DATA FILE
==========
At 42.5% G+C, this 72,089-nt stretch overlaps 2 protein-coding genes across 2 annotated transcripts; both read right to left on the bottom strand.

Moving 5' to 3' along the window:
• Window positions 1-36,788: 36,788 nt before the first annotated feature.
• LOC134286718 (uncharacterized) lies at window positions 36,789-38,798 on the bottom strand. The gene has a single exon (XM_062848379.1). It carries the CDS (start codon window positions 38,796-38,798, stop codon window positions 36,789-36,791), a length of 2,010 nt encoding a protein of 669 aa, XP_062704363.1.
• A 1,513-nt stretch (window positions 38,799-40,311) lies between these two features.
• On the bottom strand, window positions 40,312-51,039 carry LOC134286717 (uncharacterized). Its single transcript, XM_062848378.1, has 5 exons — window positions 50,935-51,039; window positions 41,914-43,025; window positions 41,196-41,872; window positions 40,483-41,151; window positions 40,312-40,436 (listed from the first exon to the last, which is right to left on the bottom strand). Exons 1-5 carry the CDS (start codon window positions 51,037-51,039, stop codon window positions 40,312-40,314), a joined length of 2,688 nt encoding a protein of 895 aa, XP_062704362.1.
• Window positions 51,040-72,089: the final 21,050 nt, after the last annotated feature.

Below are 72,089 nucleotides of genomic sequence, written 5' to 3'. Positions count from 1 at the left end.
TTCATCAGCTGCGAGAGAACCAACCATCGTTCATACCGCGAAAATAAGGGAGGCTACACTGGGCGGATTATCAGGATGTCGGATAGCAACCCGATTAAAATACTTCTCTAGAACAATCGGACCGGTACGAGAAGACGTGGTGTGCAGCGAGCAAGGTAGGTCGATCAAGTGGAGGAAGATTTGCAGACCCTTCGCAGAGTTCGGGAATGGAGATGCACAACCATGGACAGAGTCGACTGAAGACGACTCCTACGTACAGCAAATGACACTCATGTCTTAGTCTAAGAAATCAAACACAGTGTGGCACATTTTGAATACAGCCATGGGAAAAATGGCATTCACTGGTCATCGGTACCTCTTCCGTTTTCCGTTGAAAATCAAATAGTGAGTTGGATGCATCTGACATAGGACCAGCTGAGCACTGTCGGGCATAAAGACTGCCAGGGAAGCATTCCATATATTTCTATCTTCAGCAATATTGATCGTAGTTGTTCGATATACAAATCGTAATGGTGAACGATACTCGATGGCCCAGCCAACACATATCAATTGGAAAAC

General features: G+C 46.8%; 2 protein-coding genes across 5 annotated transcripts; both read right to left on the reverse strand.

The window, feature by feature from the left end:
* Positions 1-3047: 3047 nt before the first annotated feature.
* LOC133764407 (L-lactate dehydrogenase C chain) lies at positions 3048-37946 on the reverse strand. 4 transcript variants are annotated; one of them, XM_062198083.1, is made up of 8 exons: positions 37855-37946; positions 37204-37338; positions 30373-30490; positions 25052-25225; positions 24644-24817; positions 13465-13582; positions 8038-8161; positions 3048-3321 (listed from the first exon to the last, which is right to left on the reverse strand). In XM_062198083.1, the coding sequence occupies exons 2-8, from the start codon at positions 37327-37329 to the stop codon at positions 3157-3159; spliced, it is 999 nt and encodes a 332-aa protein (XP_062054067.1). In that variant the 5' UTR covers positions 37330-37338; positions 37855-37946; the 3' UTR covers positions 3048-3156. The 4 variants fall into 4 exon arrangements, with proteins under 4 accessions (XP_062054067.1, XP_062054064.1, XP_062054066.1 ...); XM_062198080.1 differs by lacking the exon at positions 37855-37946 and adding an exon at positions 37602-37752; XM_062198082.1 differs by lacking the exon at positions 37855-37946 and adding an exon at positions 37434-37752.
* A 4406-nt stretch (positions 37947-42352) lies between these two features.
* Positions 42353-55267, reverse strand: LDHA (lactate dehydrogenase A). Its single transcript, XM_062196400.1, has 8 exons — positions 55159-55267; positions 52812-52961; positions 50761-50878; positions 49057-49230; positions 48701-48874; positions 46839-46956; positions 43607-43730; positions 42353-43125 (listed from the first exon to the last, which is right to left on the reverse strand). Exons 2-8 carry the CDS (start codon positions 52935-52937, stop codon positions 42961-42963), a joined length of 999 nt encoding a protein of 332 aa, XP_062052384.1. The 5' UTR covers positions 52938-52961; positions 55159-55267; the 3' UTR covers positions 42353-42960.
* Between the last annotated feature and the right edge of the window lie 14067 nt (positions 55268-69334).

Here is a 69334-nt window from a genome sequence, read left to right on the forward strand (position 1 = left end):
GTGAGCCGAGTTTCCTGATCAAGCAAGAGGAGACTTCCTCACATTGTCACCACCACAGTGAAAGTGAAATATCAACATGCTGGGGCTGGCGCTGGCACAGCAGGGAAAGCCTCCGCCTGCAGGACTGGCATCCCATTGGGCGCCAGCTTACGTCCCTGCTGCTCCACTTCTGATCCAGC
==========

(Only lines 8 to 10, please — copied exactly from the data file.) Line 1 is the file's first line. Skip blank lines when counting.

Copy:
Below are 72,089 nucleotides of genomic sequence, written 5' to 3'. Positions count from 1 at the left end.
TTCATCAGCTGCGAGAGAACCAACCATCGTTCATACCGCGAAAATAAGGGAGGCTACACTGGGCGGATTATCAGGATGTCGGATAGCAACCCGATTAAAATACTTCTCTAGAACAATCGGACCGGTACGAGAAGACGTGGTGTGCAGCGAGCAAGGTAGGTCGATCAAGTGGAGGAAGATTTGCAGACCCTTCGCAGAGTTCGGGAATGGAGATGCACAACCATGGACAGAGTCGACTGAAGACGACTCCTACGTACAGCAAATGACACTCATGTCTTAGTCTAAGAAATCAAACACAGTGTGGCACATTTTGAATACAGCCATGGGAAAAATGGCATTCACTGGTCATCGGTACCTCTTCCGTTTTCCGTTGAAAATCAAATAGTGAGTTGGATGCATCTGACATAGGACCAGCTGAGCACTGTCGGGCATAAAGACTGCCAGGGAAGCATTCCATATATTTCTATCTTCAGCAATATTGATCGTAGTTGTTCGATATACAAATCGTAATGGTGAACGATACTCGATGGCCCAGCCAACACATATCAATTGGAAAAC

General features: G+C 46.8%; 2 protein-coding genes across 5 annotated transcripts; both read right to left on the reverse strand.